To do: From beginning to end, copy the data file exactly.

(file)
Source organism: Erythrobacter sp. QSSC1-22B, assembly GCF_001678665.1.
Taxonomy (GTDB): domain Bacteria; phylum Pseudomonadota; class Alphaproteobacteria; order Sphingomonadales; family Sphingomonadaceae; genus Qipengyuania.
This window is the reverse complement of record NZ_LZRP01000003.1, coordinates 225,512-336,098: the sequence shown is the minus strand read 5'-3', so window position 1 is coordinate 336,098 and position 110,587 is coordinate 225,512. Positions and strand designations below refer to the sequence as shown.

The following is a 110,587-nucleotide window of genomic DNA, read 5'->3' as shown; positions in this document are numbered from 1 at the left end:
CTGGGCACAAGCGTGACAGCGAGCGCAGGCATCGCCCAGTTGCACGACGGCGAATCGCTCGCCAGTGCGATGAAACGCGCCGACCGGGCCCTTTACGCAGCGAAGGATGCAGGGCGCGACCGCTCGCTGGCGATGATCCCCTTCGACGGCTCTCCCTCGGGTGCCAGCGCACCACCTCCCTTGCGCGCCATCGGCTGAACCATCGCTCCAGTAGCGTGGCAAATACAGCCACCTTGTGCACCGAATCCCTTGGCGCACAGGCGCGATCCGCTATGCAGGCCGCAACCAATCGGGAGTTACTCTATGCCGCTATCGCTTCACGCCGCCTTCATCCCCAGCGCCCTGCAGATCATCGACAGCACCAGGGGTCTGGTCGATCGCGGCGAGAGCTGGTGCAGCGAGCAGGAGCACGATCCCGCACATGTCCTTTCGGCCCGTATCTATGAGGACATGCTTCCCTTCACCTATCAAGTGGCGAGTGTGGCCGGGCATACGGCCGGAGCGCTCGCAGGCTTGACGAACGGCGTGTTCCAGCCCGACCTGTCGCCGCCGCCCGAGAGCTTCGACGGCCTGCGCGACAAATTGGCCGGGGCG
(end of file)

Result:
Source organism: Erythrobacter sp. QSSC1-22B, assembly GCF_001678665.1.
Taxonomy (GTDB): domain Bacteria; phylum Pseudomonadota; class Alphaproteobacteria; order Sphingomonadales; family Sphingomonadaceae; genus Qipengyuania.
This window is the reverse complement of record NZ_LZRP01000003.1, coordinates 225,512-336,098: the sequence shown is the minus strand read 5'-3', so window position 1 is coordinate 336,098 and position 110,587 is coordinate 225,512. Positions and strand designations below refer to the sequence as shown.

The following is a 110,587-nucleotide window of genomic DNA, read 5'->3' as shown; positions in this document are numbered from 1 at the left end:
CTGGGCACAAGCGTGACAGCGAGCGCAGGCATCGCCCAGTTGCACGACGGCGAATCGCTCGCCAGTGCGATGAAACGCGCCGACCGGGCCCTTTACGCAGCGAAGGATGCAGGGCGCGACCGCTCGCTGGCGATGATCCCCTTCGACGGCTCTCCCTCGGGTGCCAGCGCACCACCTCCCTTGCGCGCCATCGGCTGAACCATCGCTCCAGTAGCGTGGCAAATACAGCCACCTTGTGCACCGAATCCCTTGGCGCACAGGCGCGATCCGCTATGCAGGCCGCAACCAATCGGGAGTTACTCTATGCCGCTATCGCTTCACGCCGCCTTCATCCCCAGCGCCCTGCAGATCATCGACAGCACCAGGGGTCTGGTCGATCGCGGCGAGAGCTGGTGCAGCGAGCAGGAGCACGATCCCGCACATGTCCTTTCGGCCCGTATCTATGAGGACATGCTTCCCTTCACCTATCAAGTGGCGAGTGTGGCCGGGCATACGGCCGGAGCGCTCGCAGGCTTGACGAACGGCGTGTTCCAGCCCGACCTGTCGCCGCCGCCCGAGAGCTTCGACGGCCTGCGCGACAAATTGGCCGGGGCG